Richmond resident’s nonprofit honors African American contributions

Richmond resident's nonprofit honors African American contributions
AJ Delani (in white) at the Juneteenth festival in Richmond. (All photos contributed)

By Mike Kinney

When A.J. Jelani was growing up in project housing in San Francisco, his family couldn’t afford Christmas gifts, so his sister found an old toy gun, rubbed Vaseline on it to make it shiny and new, and made it a gift from Santa.

Jelani said he showed off the gift to his friends, but added, “I never want any child to feel the way I did.”

Today, Jelani is a Richmond resident who serves as president of the Belding-Woods Neighborhood Council and his highly active in the community. He’s known for mentoring neighborhood children, and organizing memorable Christmas giveaways and block parties for hundreds more.

A.J. Jelani

One of his more recent contributions is the nonprofit organization A.J./Sealcraft, which honors African American individuals, organizations, groups and businesses who contributed to empowering fellow African Americans to improve their communities, much like Jelani has done.

Recipients of the award have included Michelle Milam, the City of Richmond’s highly active Crime Prevention Manager, as well as Lt. Ernest Loucas for their community service.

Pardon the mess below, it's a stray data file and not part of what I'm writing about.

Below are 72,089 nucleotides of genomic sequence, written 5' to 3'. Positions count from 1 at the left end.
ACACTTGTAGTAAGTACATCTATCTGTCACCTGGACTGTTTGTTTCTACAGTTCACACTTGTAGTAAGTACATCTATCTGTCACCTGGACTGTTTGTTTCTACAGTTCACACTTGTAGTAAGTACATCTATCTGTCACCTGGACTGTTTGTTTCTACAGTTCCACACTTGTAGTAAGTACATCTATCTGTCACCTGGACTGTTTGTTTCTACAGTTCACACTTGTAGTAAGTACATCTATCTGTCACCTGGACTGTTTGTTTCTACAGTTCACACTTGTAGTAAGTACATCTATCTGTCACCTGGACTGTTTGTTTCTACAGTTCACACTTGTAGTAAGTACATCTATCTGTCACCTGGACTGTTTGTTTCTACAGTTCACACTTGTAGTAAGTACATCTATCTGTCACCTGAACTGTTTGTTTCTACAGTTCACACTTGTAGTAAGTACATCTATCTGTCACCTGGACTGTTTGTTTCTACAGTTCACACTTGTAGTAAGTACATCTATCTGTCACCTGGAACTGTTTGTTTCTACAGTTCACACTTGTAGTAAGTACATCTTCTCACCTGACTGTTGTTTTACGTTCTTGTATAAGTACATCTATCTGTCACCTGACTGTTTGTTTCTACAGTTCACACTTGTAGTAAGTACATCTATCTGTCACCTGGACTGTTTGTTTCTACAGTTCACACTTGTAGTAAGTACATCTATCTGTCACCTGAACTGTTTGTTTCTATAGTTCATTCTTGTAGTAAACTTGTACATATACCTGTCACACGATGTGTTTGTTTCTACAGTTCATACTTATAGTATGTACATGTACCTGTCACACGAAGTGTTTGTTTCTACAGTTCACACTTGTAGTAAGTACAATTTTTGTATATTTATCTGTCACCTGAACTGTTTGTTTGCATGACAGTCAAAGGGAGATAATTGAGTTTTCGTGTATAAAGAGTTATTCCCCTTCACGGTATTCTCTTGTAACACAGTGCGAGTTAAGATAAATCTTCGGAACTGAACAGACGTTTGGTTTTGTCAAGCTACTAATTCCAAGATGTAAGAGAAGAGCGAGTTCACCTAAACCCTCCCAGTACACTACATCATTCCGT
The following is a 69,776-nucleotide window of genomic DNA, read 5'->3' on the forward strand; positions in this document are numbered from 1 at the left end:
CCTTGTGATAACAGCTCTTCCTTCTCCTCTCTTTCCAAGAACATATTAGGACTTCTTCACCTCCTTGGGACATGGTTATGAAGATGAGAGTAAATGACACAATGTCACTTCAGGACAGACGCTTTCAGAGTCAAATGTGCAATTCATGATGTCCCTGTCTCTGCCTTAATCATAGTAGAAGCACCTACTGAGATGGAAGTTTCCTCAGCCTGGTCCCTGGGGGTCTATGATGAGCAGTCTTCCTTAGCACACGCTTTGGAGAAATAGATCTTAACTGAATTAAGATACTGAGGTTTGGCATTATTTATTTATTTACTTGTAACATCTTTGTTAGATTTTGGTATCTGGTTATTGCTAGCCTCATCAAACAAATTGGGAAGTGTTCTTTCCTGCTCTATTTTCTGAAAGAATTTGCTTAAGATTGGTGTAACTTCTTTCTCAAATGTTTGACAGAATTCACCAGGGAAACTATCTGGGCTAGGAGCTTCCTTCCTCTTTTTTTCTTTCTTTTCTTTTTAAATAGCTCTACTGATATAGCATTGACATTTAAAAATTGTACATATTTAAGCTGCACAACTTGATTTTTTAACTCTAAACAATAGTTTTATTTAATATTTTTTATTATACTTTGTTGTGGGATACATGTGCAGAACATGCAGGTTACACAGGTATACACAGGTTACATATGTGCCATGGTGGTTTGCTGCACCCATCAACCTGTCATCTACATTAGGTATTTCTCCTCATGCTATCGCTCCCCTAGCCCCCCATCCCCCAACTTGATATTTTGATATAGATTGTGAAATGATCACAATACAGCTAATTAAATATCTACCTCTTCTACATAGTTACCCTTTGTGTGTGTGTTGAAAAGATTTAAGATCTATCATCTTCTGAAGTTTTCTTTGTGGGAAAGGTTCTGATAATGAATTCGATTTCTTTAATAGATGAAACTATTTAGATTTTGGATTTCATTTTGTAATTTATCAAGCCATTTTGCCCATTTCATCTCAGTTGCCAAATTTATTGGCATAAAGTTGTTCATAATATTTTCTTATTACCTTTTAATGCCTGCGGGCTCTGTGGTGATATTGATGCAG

The Belding-Woods Neighborhood Council votes each September on who will be honored for the annual award. Nominations are based on outstanding community service to the Belding-Woods neighborhood, Richmond or West County.

Jelani said God guided him to design the Seal, an image he copyrighted in August 2013.

A.J./Sealcraft recognizes and honors the wide variety of contributions by African Americans, to ensure that their history is both told and recognized, Jelani said. The organization’s Seal is an expression of faith, culture, history and hope. The drawing places the African continent inside of the U.S.

“I was inspired by the plight of the enslaved African people and the continued present-day loss of history and contributions to America,” he said.

Jelani noted how African Americans helped build many of the important structures in the Bay Area, such as BART and Downtown Napa. He would know, as he was a union member and survey engineer working on those projects.

“We helped build this country,” he said, referring to the Africans brought here as slaves. “The new movement is to respect yourself and your people and be proud of who you are.”

Interested in nominating someone for the A.J. Sealcraft organization or contributing to the nonprofit? Contact Jelani at (510) 932-2072 (leave a message) or email [email protected].

“We give awards to those who truly try and make this world a better place to live for all,” he said.